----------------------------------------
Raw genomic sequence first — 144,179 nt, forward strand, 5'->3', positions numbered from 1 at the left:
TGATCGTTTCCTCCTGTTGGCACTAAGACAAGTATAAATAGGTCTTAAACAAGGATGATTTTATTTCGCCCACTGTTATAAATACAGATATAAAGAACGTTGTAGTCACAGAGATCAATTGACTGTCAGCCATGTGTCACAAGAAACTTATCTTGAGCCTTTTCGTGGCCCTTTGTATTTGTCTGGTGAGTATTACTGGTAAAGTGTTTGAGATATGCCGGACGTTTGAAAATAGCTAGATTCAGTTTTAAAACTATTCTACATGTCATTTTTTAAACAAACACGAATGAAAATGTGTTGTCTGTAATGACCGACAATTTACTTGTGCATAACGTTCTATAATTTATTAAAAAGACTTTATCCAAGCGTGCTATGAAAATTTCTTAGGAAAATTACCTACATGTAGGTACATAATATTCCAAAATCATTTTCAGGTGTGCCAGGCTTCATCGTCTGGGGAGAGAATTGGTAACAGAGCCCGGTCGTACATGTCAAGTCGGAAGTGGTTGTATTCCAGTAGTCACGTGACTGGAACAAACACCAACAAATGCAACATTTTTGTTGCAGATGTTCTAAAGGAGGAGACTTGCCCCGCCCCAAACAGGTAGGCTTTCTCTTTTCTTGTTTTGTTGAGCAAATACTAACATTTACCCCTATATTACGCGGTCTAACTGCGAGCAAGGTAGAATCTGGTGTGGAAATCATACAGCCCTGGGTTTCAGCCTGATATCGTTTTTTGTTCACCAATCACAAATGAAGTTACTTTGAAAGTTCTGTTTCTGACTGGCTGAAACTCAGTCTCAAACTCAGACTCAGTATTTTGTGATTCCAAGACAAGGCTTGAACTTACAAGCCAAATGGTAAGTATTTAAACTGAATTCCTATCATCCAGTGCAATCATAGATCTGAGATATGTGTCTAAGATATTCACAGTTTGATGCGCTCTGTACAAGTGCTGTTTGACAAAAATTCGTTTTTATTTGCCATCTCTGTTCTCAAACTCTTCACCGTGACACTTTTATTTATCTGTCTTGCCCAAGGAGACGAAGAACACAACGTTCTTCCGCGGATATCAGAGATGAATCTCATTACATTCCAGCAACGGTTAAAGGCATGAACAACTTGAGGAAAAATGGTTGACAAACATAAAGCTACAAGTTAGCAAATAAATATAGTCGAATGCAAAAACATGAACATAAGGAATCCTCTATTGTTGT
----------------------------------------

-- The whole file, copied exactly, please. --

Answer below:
Raw genomic sequence first — 144,179 nt, forward strand, 5'->3', positions numbered from 1 at the left:
TGATCGTTTCCTCCTGTTGGCACTAAGACAAGTATAAATAGGTCTTAAACAAGGATGATTTTATTTCGCCCACTGTTATAAATACAGATATAAAGAACGTTGTAGTCACAGAGATCAATTGACTGTCAGCCATGTGTCACAAGAAACTTATCTTGAGCCTTTTCGTGGCCCTTTGTATTTGTCTGGTGAGTATTACTGGTAAAGTGTTTGAGATATGCCGGACGTTTGAAAATAGCTAGATTCAGTTTTAAAACTATTCTACATGTCATTTTTTAAACAAACACGAATGAAAATGTGTTGTCTGTAATGACCGACAATTTACTTGTGCATAACGTTCTATAATTTATTAAAAAGACTTTATCCAAGCGTGCTATGAAAATTTCTTAGGAAAATTACCTACATGTAGGTACATAATATTCCAAAATCATTTTCAGGTGTGCCAGGCTTCATCGTCTGGGGAGAGAATTGGTAACAGAGCCCGGTCGTACATGTCAAGTCGGAAGTGGTTGTATTCCAGTAGTCACGTGACTGGAACAAACACCAACAAATGCAACATTTTTGTTGCAGATGTTCTAAAGGAGGAGACTTGCCCCGCCCCAAACAGGTAGGCTTTCTCTTTTCTTGTTTTGTTGAGCAAATACTAACATTTACCCCTATATTACGCGGTCTAACTGCGAGCAAGGTAGAATCTGGTGTGGAAATCATACAGCCCTGGGTTTCAGCCTGATATCGTTTTTTGTTCACCAATCACAAATGAAGTTACTTTGAAAGTTCTGTTTCTGACTGGCTGAAACTCAGTCTCAAACTCAGACTCAGTATTTTGTGATTCCAAGACAAGGCTTGAACTTACAAGCCAAATGGTAAGTATTTAAACTGAATTCCTATCATCCAGTGCAATCATAGATCTGAGATATGTGTCTAAGATATTCACAGTTTGATGCGCTCTGTACAAGTGCTGTTTGACAAAAATTCGTTTTTATTTGCCATCTCTGTTCTCAAACTCTTCACCGTGACACTTTTATTTATCTGTCTTGCCCAAGGAGACGAAGAACACAACGTTCTTCCGCGGATATCAGAGATGAATCTCATTACATTCCAGCAACGGTTAAAGGCATGAACAACTTGAGGAAAAATGGTTGACAAACATAAAGCTACAAGTTAGCAAATAAATATAGTCGAATGCAAAAACATGAACATAAGGAATCCTCTATTGTTGT